When it comes to dying, I’ve been there and done that already once.

I had a heart attack three days after the terrorist attack in New York on 9/11/01. Yes, the stress undoubtedly had something to do with it since my subsequent fury was very great at the time (and has hardly subsided since. After many years of irenic religious belief and practice, I found that I can still be a very good hater.).

I was delighted to discover in the midst of great physical agony that when faced with immediate death, I had no fear of dying whatsoever. I had no fear for my immortal soul or that death meant annihilation. I was completely willing to submit to it, but there was one catch. I thought I was too young to die. (A cliché that, but true.) I was only forty-nine after all, and I still had a daughter to raise and a wife to keep company.

I didn’t die, of course, because incredible medical technology and drugs were delivered in time by super competent people to avert the tragedy. Yet, subsequently, the next four years plunged me into a mild depression. (When you have solid faith in God, despair never gets as great as it otherwise might. I know. I’m a before and after person.)

Even though I hadn’t been afraid to die, if that was to happen, I didn’t experience anything of God in that moment. I had had a fantasy that God (as many psalms promise) would be there in my greatest moment of need like an angel to carry me away to Heaven; or if not that, embrace me in a manner to make the pain endurable. Only Jesus is supposed to cry out, “Why have you forsaken me?”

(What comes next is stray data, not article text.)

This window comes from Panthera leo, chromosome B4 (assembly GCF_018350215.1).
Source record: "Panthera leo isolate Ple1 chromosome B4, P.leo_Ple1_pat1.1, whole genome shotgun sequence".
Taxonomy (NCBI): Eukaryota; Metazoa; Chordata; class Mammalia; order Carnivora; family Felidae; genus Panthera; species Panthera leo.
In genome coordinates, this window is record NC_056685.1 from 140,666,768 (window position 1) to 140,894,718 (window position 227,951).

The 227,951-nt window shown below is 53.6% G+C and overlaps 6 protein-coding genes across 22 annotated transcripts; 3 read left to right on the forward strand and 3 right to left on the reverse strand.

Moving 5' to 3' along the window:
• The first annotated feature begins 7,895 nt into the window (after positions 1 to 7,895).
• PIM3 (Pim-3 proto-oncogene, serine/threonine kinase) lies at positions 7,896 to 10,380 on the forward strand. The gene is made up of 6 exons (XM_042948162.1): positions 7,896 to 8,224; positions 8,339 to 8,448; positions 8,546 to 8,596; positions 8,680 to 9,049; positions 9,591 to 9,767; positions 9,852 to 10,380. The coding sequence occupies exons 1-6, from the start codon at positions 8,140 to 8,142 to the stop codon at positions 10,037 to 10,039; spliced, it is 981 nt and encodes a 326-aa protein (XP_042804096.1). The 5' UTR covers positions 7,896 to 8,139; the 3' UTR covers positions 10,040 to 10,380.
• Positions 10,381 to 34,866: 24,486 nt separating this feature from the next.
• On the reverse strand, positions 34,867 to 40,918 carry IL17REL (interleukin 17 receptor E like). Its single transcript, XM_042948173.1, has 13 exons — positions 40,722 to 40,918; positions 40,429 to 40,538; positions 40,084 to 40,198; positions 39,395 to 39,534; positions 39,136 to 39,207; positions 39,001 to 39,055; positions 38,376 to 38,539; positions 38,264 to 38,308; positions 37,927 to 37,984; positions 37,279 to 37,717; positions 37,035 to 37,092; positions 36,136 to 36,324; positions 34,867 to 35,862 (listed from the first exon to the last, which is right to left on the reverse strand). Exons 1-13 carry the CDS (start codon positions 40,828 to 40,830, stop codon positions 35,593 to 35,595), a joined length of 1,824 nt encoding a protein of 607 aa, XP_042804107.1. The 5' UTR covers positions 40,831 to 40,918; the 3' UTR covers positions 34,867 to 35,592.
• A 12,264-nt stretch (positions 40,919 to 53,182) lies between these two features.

Instead, I was treated no differently than a dog in the jaws of a lion, or a soldier blown apart crying for his mother.

There are moments of death when there is a moment of submission and everything becomes like a painless dream. Many people have experienced it.

Then there are moments when others witness someone dying and swear there are angels present and they actually see their loved one’s incorporeal body rise from the corpse and ascend heavenward. I don’t doubt it.

Soldiers talk about seeing their buddies give in to death in a peaceful acceptance, and then they also talk of the horror of their screaming buddies experiencing the torments of the damned in unmitigated pain.

But that’s not my present story. That’s simply a lesson in death I got five years ago.

The result of my interrupted death was that I needed to know why God would do that to me (or anyone). Why isn’t he reliable according to Scripture which so many of us trusted? That brought the issue of theodicy back into question for me along with another problem: Original Sin. I no longer believed that Man was responsible for his imperfect condition (which included death and misery). No, God had created a universe with death, conflict, and disease built in. Why?

Those questions were later solved to my satisfaction after a few years of patient thought, and I had thought I had also put the question of personal death to rest because of my prior experience, but it was not so. I was going to have to face a second death like Lazarus.